Carter Wilson: ‘Aren’t imaginations fun?’
Most authors, including myself, are asked where we get our ideas from, which has always surprised me, because I assume people have ideas in their head all the time. Authors simply put them to paper. Where does anyone get their ideas from? From those firing synapses in their head, from the chemicals giving their brain sentience. Ideas are from imagination, and I don’t care who you are, everyone has one. I believe the only difference in each person is the willingness to share that imagination.
Because those of us who do share, and do it through fiction, often have some explaining to do. You seem like such a normal guy – why are your stories so dark? Is any of this real? How could you possibly come up with such things? I have learned over the past year, as my book FINAL CROSSING: A NOVEL OF SUSPENSE was sold to a publisher, that nothing is quite as fun as someone asking about my imagination. There’s something exquisite about the moment after someone asks what my book is about, and I get to reply It’s about a man trying to find personal salvation through a series of horrible crucifixion murders. That look in their eyes. Intrigue, and maybe a little hesitation. Perhaps even an unconscious step backwards. As if they thought they knew me, but now are questioning what it was they think they knew.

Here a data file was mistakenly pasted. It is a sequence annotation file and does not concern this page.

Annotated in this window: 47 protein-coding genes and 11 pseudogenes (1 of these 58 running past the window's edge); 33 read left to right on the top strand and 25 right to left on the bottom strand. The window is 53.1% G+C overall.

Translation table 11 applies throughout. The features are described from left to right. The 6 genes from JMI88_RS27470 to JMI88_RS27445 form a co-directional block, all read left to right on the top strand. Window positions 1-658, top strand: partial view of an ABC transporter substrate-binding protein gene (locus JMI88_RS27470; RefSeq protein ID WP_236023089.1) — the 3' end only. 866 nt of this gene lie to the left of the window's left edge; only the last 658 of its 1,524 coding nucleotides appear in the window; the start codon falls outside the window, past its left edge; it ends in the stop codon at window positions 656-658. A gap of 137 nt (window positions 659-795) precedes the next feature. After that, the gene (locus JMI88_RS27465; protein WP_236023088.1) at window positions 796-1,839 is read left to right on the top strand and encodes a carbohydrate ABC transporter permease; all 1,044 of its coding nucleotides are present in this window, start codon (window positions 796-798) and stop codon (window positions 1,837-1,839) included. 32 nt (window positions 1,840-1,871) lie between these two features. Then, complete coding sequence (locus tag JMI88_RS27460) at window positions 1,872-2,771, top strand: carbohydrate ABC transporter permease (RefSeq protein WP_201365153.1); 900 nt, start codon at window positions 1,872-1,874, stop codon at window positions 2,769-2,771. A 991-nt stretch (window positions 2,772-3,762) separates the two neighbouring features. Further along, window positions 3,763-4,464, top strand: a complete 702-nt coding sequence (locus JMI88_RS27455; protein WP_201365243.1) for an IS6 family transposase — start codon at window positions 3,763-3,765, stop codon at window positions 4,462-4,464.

But the thing is, I’m no different than anyone else.
That nice woman in your office who arranges the office birthday parties thinks of some pretty messed up things, she just doesn’t tell you about them. And your mechanic, the only one you trust with your import? Who knows what he spends his time thinking about as he’s under the hood. What shadows cross his mind through the din of power tools and air compressors?
In particular, I get asked about Rudiger, the villain (confused individual, I call him) in FINAL CROSSING. Where did Rudiger come from? How did you create someone so dark?
I was traveling to Jerusalem on business, and I borrowed my co-worker’s Lonely Planet guide. I read a small excerpt about something called Jerusalem Syndrome. In essence, this is a very rare syndrome where seemingly healthy people travel to Jerusalem and then cannot mentally absorb the religious significance of that city. In simple terms, they go crazy, to the point of institutionalization. They are treated for a few weeks and then are sent home, at which point they are fine.
And I thought to myself, what happens if they get home and they aren’t fine?
That’s where Rudiger came from.
Aren’t imaginations fun?